Cox Automotive Forecast Shows Sedan Sales Losing Even More Ground in January
Cox Automotive predicts compact car sales will decline 1.7 percent in January, while mid-size car sales are set to fall 4.2 percent
2018 was undeniably a rough year for passenger sedans. In fact, passenger cars experienced their lowest market share in recorded history last year.
If fans of this faltering segment were hoping for a more optimistic year for passenger cars, they may be in for some disappointment. Indeed, Cox Automotive predicts that sales for passenger cars will fall once again in January.
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In January of 2018, automakers sold a total of 127,124 compact cars in the U.S. Cox predicts that automakers will only sell 125,000 of these vehicles by the end of this month, representing a 1.7 percent sales decline.
Mid-size car sales will likely decrease even more. Cox suspects sales for this segment will fall from 99,205 units to 95,000 units, representing a sales decline of 4.2 percent.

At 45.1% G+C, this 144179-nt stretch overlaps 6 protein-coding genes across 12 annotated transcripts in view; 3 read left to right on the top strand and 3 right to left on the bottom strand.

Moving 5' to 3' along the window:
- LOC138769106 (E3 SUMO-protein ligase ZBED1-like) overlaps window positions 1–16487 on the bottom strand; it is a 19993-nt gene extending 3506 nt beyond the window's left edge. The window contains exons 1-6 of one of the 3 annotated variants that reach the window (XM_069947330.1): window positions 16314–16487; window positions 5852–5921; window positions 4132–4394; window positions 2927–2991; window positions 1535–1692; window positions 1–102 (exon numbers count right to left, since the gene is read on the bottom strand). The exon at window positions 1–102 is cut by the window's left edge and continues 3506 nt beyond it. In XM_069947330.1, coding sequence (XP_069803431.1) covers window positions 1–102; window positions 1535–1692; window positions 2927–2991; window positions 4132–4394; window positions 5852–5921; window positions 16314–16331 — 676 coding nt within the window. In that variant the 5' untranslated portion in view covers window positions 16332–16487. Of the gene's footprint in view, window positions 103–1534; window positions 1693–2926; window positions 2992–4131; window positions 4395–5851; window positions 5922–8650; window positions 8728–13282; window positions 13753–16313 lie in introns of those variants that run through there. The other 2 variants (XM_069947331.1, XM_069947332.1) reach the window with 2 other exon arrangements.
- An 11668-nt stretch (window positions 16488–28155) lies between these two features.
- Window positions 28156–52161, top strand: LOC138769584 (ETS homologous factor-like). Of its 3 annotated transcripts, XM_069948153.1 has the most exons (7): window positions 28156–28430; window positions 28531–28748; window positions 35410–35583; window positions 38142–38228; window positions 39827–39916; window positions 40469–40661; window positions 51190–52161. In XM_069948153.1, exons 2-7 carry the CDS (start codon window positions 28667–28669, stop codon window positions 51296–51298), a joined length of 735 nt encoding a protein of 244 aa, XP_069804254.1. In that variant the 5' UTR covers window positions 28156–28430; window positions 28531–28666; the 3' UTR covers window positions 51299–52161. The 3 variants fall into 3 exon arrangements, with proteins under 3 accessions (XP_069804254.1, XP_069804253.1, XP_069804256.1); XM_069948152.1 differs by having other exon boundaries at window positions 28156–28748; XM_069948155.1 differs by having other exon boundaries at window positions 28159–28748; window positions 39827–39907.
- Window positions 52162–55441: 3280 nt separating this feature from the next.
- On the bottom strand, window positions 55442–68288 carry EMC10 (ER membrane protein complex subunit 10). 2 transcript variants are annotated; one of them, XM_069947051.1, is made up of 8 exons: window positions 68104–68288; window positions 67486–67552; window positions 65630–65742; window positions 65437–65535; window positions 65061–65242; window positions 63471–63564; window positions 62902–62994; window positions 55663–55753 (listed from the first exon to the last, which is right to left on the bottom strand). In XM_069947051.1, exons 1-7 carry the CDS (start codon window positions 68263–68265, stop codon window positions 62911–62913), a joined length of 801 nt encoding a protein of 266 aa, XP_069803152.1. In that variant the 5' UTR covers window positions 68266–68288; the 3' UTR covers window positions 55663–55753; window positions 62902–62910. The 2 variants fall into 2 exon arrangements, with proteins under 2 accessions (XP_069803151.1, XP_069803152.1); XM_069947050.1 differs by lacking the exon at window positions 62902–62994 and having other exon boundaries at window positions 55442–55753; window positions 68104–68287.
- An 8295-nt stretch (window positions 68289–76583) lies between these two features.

Instead, Cox predicts drivers will turn to compact crossovers and SUVs. Sales for this segment are expected to grow 2.2 percent.
Sales for mid-size crossovers and SUVs are likely to stay stagnant. Finally, Cox predicts truck sales will increase by 2 percent.
As for automotive sales as a whole in January, Cox predicts that retail sales will land somewhere around 1.155 million units by the end of the month. That’s an increase of 2,000 sales, or 0.2 percent, compared to January of 2018.
Yet, any number of factors may have had a greater effect on sales than expected. After all, many consumers were negatively impacted by the partial government shutdown that lasted throughout most of January.
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The seasonally adjusted annual rate for January will also be down from where it was at in December of 2018. During that month, the projected rate was right around 17.7 million vehicles; in January, Cox expects the rate to fall to 17.0 million vehicles.
If these estimates end up being accurate, passenger cars will lose even more of their market share heading into the 2019 sales year. That doesn’t bode well for the future of the segment.
Source: PR Newswire